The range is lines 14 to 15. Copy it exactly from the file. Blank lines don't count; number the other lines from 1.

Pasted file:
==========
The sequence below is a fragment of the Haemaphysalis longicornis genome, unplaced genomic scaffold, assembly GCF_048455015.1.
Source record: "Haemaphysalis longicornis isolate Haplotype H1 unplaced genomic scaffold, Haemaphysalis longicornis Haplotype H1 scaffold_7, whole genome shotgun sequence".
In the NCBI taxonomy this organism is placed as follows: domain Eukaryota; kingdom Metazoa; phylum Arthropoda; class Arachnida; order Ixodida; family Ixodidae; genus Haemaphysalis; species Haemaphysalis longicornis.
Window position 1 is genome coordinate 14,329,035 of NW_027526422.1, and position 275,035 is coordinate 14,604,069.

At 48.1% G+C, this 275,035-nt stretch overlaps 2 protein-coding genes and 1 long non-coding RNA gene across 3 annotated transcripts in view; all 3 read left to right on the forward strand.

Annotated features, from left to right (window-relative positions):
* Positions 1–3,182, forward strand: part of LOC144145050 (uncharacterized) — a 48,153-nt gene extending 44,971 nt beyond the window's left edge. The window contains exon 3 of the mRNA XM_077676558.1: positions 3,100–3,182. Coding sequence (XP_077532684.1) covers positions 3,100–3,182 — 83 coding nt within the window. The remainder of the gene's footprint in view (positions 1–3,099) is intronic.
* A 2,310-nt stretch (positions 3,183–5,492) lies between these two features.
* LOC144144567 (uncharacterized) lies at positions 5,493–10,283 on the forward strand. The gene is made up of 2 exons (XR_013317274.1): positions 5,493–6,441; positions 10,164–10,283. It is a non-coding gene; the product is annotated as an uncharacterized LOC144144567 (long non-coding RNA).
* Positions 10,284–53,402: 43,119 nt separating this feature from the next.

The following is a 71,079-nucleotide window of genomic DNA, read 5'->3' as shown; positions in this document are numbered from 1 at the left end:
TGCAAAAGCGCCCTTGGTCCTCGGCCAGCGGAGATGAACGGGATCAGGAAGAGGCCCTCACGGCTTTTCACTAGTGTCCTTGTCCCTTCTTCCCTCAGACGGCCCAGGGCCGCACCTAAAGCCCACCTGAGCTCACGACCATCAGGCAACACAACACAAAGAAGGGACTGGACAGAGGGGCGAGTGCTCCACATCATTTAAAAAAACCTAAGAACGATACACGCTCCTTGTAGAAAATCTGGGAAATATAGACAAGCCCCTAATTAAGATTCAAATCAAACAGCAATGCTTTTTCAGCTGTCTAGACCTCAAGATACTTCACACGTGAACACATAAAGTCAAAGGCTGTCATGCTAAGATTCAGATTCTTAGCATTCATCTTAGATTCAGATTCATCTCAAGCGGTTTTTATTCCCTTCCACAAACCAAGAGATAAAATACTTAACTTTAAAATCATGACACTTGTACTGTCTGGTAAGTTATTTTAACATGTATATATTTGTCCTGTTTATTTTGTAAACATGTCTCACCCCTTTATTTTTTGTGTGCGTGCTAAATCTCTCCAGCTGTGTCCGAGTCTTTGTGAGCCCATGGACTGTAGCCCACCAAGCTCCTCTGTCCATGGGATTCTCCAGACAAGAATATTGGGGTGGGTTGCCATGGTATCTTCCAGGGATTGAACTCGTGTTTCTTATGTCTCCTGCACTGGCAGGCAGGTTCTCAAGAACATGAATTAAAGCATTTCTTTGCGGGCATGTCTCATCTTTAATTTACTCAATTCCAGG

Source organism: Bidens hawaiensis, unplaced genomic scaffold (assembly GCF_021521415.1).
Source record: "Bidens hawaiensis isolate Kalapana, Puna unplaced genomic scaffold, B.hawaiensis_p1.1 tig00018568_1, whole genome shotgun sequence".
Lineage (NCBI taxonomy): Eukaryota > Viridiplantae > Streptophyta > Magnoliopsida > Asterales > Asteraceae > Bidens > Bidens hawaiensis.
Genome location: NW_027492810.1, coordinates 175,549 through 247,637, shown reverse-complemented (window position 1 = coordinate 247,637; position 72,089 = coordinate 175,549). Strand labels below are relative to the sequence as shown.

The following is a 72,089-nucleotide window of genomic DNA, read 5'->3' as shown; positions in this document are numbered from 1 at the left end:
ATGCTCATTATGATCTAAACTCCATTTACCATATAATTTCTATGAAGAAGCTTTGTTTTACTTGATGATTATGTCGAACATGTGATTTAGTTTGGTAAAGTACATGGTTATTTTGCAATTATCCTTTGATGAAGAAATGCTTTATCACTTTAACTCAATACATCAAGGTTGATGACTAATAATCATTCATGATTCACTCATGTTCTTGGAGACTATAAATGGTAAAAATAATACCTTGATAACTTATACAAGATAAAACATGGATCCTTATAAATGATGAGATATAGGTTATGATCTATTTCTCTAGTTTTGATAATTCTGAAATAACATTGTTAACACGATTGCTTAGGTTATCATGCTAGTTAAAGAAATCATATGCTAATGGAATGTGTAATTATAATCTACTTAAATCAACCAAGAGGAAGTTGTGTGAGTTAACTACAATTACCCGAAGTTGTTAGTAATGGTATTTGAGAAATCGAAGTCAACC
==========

Source record: "Bidens hawaiensis isolate Kalapana, Puna unplaced genomic scaffold, B.hawaiensis_p1.1 tig00018568_1, whole genome shotgun sequence".
Lineage (NCBI taxonomy): Eukaryota > Viridiplantae > Streptophyta > Magnoliopsida > Asterales > Asteraceae > Bidens > Bidens hawaiensis.